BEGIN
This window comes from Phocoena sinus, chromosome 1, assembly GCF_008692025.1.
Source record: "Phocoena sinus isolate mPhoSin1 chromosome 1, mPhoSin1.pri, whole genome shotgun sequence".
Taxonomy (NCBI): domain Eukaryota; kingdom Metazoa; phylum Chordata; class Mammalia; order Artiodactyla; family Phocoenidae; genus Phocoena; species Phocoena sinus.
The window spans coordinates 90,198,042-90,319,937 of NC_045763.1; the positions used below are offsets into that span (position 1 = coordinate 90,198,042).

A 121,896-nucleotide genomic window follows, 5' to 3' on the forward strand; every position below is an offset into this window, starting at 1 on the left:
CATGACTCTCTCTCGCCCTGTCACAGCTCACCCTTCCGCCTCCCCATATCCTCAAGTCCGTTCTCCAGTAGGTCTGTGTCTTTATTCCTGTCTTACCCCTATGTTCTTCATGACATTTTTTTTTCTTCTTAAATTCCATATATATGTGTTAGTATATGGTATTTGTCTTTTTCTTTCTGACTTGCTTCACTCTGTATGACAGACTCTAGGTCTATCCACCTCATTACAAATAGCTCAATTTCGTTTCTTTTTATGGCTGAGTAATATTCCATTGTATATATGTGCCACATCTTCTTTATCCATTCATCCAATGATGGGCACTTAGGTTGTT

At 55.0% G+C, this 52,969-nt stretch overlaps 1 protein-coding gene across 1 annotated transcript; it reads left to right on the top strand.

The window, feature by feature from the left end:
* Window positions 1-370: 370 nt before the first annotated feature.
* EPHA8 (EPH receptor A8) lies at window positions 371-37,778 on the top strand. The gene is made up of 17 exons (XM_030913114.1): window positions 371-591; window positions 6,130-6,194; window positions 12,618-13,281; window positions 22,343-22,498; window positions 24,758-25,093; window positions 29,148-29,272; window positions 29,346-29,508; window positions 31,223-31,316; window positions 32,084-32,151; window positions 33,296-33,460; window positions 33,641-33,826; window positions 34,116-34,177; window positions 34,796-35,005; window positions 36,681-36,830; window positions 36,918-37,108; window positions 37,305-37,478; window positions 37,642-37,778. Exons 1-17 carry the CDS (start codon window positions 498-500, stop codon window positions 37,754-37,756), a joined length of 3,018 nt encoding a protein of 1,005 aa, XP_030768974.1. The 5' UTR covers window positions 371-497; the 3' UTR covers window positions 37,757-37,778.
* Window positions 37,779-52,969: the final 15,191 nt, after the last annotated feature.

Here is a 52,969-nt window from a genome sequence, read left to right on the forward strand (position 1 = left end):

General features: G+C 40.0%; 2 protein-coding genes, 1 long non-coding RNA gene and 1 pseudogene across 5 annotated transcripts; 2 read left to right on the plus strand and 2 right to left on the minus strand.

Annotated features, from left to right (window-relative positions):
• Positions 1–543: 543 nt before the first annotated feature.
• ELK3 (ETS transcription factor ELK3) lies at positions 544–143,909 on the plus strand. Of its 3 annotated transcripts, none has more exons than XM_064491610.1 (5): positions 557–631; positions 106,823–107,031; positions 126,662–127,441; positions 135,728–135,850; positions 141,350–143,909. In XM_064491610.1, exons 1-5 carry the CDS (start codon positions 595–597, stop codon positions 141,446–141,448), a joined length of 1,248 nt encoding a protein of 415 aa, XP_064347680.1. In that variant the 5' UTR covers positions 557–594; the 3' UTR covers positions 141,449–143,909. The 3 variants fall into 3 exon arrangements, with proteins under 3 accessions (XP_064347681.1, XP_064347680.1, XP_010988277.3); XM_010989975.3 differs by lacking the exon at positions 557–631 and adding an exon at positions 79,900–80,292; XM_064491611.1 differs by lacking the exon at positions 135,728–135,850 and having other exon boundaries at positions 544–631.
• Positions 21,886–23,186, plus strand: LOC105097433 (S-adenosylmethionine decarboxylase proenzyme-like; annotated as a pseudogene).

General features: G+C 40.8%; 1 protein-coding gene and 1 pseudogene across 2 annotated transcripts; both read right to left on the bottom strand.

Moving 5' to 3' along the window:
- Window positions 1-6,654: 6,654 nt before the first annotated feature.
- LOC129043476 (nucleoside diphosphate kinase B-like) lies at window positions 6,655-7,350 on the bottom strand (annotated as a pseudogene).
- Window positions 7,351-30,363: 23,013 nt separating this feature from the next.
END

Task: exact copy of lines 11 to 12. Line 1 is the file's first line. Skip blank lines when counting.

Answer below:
* Window positions 37,779-52,969: the final 15,191 nt, after the last annotated feature.

Here is a 52,969-nt window from a genome sequence, read left to right on the forward strand (position 1 = left end):